Nonetheless - all of the publisher participants make beautiful books. Expensive as well - ranging from $35 to $1,500 a pop, most in between but $200 and up. There seemed to be a general agreement that if the public could not afford such books, they could always visit library collections to view them. Some in the audience felt this was a less than democratic view. (I have to add that art making is rarely democratic and is never by committee. The artist is a dictator driven by inner visions. )
Below are two of the book exhibits for the conference in exhibit cases at the Beinecke which show some of the range of work addressed:
The left hand picture features a book with multiple hands that pop out at the reader, each containing a line of text, and a book in a wood frame where the order of the text can be changed by altering the pull tabs on the right side. The display on the right is CD Wright's book, One Big Self. My photo does not do justice to the depth and beauty of these sepia images which were originally printed on metal plates echoing the tin-type photos of an earlier time. I must note that my photos (above) were taken entirely without a flash on a older Panasonic Lumix, a DMC-FZ7 which has a Leica glass lens and takes marvelously readable pictures in low light conditions..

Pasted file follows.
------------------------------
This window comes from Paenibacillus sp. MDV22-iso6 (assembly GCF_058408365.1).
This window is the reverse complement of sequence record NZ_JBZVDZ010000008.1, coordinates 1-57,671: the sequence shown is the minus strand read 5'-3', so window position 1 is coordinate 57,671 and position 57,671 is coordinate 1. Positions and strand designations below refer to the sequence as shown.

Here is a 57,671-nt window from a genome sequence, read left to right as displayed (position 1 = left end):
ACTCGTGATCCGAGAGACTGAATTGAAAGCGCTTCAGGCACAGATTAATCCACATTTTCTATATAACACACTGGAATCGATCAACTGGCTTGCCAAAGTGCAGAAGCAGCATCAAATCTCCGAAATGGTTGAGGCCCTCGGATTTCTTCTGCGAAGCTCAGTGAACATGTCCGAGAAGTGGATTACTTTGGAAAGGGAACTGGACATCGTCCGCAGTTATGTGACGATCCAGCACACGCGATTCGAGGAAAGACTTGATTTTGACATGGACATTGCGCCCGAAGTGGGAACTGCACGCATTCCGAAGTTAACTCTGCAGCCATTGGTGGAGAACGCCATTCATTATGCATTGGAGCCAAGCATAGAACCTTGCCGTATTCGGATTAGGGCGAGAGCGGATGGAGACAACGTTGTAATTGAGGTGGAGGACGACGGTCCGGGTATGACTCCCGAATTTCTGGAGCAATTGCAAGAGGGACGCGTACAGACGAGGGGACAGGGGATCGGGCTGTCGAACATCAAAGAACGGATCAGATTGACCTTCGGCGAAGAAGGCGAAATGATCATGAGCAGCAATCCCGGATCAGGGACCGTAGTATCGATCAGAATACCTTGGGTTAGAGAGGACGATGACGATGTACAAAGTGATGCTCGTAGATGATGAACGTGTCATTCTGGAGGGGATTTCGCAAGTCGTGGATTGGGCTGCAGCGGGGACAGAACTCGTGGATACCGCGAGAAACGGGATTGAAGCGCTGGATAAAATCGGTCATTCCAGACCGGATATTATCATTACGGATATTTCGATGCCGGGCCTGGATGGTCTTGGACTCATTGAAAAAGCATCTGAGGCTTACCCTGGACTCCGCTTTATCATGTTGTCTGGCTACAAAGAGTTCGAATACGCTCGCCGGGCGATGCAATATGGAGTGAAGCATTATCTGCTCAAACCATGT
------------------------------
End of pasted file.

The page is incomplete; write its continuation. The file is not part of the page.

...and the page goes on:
summing it up:
The event was well-attended. So many people signed up for the conference - that the Library moved the lectures and panel discussions to larger venues nearby at the Whitney Humanities Center and at the Yale Center for British Art.. At the end of each day, reception took place at the Beinecke so conference-goers couldn't miss the exhibits. (The food was incredible too...)
All in all, "Metahor Taking Shape" was time well spent, and gave participants lots to consider as they approach their own work. I haven't done the layout on the April issue of Bent Pin Quarterly and may view BPQ and my other projects with a slightly altered eye. Hmmmm. Thanks to Nancy Kuhl, the Beinecke, Yale and varous sponsors who underwrote the program.
- Mar Walker